U.S. flies surveillance aircraft after N.K. warns of ‘new strategic weapon’
SEOUL-- The United States again flew a surveillance aircraft over the Korean Peninsula, an aviation tracker said Thursday, amid simmering tensions over possible provocative acts by North Korea after it warned of a "new strategic weapon."
An RC-135W Rivet Joint of the U.S. Air Force carried out operations over South Korea at 31,000 feet, Aircraft Spots tweeted without specifying the exact time of the operation.
This type of aircraft has been spotted conducting missions above the peninsula over the past several days in a row, along with several other surveillance aircraft such as EP-3E and RC-135S aircraft, according to the aviation tracker.
The flight came after North Korean leader Kim Jong-un said Pyongyang no longer feels bound by the self-imposed moratorium on nuclear and long-range missile tests and that the world would witness a new strategic weapon "in the near future," according to the North's Korean Central News Agency on Wednesday.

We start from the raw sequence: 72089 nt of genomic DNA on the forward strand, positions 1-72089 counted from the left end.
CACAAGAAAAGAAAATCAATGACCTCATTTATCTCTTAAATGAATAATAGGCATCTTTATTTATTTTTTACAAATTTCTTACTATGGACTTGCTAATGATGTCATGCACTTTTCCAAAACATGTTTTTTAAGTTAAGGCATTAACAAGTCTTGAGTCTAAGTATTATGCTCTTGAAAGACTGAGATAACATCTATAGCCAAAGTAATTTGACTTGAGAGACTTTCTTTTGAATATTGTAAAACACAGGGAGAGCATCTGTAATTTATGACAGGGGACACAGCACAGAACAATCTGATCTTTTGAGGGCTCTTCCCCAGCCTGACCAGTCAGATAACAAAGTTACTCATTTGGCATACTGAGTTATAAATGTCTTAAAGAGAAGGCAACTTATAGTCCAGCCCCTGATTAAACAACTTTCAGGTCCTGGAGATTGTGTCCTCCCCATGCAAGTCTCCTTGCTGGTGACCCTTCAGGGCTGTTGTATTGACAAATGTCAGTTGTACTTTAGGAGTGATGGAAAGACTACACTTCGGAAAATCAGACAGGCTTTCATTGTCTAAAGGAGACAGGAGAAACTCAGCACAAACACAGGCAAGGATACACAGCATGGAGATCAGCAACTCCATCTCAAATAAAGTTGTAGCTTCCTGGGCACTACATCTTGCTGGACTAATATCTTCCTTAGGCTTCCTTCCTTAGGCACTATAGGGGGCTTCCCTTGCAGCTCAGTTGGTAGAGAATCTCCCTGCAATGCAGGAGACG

The communist country has not conducted such tests since November 2017 when Kim announced a halt to all its nuclear and intercontinental ballistic missile (ICBM) tests, which Trump has touted as one of his key diplomatic achievements.
As its denuclearization negotiations with Washington have made little progress, however, Pyongyang has warned of taking a new way other than dialogue, and Kim said his country "will shift to a shocking actual action."
Experts say the North's "strategic weapon" may mean an ICBM capable of carrying multiple warheads or a submarine-launched ballistic missile.
Source: Yonhap News Agency